Re: Looks like it is time to remove Macromedia Flash player plugins from your computers.

From: winged (winged_at_nofollow.com)
Date: 04/05/05


Date: 05 Apr 2005 08:51:01 EDT

Richard Johnson wrote:
> http://story.news.yahoo.com/news?tmpl=story&cid=74&ncid=74&e=5&u=/cmp/20050401/tc_cmp/160400719
>
> In short, they can put back cookies, and malware after you have deleted it
> if you have the Flash player installed in your favorite browser. Just what
> will they think of next?
>
>
>
Thanks for the article. I no longer use flash due as I noted that sites
could bypass my cookie rules some time ago. This sounds even worse.

I have also noted that Quick Time plug-ins can also plant cookies
irrespective of contrary browser settings. While I may miss some sites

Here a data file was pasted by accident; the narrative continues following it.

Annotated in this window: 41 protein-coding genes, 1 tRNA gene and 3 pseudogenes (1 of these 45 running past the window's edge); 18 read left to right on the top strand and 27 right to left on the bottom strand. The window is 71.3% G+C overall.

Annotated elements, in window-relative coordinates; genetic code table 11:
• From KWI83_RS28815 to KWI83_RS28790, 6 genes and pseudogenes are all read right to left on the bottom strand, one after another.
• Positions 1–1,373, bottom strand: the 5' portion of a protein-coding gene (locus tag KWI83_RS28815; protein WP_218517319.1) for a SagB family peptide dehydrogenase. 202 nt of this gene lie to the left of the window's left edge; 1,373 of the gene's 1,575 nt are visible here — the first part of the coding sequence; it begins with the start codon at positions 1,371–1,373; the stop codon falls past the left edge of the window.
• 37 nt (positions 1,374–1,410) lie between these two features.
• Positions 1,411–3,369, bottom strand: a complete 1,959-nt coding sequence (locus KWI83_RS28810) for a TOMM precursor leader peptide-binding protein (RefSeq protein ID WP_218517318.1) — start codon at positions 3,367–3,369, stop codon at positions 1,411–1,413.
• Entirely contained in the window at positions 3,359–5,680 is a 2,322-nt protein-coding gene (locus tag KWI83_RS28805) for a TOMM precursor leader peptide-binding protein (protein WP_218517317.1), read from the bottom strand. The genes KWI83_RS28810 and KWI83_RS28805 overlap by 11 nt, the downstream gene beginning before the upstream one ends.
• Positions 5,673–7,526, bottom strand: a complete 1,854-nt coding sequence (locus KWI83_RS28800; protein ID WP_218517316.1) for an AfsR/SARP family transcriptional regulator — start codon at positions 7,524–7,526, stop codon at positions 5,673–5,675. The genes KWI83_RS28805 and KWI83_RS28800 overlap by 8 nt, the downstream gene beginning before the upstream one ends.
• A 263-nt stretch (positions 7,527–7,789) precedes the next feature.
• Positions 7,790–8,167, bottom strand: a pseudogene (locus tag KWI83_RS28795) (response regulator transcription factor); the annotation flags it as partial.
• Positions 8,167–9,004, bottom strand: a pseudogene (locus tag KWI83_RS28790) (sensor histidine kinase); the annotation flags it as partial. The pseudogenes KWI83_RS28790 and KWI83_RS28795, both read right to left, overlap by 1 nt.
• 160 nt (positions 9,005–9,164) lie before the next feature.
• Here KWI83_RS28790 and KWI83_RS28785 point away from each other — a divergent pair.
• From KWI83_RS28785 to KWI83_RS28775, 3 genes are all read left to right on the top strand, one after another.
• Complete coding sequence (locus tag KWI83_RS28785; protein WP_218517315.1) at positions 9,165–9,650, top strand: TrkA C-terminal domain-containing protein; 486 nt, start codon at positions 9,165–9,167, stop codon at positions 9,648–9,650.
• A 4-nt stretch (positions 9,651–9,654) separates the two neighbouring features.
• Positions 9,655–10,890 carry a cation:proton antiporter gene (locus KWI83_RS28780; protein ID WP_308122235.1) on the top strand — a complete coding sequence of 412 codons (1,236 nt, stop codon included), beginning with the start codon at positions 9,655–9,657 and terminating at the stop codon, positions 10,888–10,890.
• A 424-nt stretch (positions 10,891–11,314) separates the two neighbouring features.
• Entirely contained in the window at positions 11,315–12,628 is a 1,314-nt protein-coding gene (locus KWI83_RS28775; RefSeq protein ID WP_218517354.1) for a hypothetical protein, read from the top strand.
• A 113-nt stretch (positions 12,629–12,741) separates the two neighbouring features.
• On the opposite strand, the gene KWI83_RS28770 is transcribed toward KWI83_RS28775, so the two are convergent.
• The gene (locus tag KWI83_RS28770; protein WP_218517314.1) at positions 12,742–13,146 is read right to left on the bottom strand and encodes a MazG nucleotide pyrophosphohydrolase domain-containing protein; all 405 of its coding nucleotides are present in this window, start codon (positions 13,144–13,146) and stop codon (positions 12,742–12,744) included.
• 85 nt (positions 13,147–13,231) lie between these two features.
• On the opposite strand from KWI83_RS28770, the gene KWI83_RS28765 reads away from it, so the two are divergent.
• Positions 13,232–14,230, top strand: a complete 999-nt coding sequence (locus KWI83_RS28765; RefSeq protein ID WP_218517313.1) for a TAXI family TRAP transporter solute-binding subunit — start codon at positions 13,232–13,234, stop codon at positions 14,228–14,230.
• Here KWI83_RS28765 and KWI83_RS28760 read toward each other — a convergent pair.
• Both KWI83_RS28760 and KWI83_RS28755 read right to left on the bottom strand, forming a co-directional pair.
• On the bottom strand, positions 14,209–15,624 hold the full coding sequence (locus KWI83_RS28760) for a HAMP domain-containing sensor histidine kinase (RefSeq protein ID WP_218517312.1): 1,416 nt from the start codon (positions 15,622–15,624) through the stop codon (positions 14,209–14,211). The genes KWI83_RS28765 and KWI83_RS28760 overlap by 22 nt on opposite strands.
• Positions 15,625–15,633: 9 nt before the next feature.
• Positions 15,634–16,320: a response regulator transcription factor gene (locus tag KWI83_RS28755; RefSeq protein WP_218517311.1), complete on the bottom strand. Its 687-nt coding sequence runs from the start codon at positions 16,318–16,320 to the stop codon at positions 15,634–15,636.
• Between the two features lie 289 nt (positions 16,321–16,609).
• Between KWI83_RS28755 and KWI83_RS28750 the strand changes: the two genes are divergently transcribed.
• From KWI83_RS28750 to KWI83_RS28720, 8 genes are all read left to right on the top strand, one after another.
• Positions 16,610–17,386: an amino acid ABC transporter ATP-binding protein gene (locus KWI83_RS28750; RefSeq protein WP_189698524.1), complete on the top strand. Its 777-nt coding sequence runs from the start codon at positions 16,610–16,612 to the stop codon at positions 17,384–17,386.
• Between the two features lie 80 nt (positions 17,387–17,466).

who have chosen to flash enable their site, I will live without visiting
those sites. I have quit using q-time as well, however of the 2 the
Macromedia plug-in behavior has several issues and I consider it more of
a threat.

I am not against legitimate advertising, however those who believe I
give up my right to control my asset because I happened to visit a site
that had their banner is ludicrous. There are some vendors who have
lost any possible future business with me due to their choice of
behaviors when advertising on the net, or the behavior of their website.
  There are several car companies that when i tried researching their
vehicles on the net for consideration, lost a potential customer.

In the business setting, one should review the Macromedia license
agreement very carefully. There is some very slippery language on both
their network deployable as well as with the "free" plug-in. You may
find that "free" plug-in very expensive if/when they decide to uphold
that agreement. Our legal group has been negotiating with Macromedia
for months trying to come up with an acceptable agreement, without
resolution.

One should be very careful as to what plug-ins they allow, the more you
allow, typically opens up more avenues for compromise.

Winged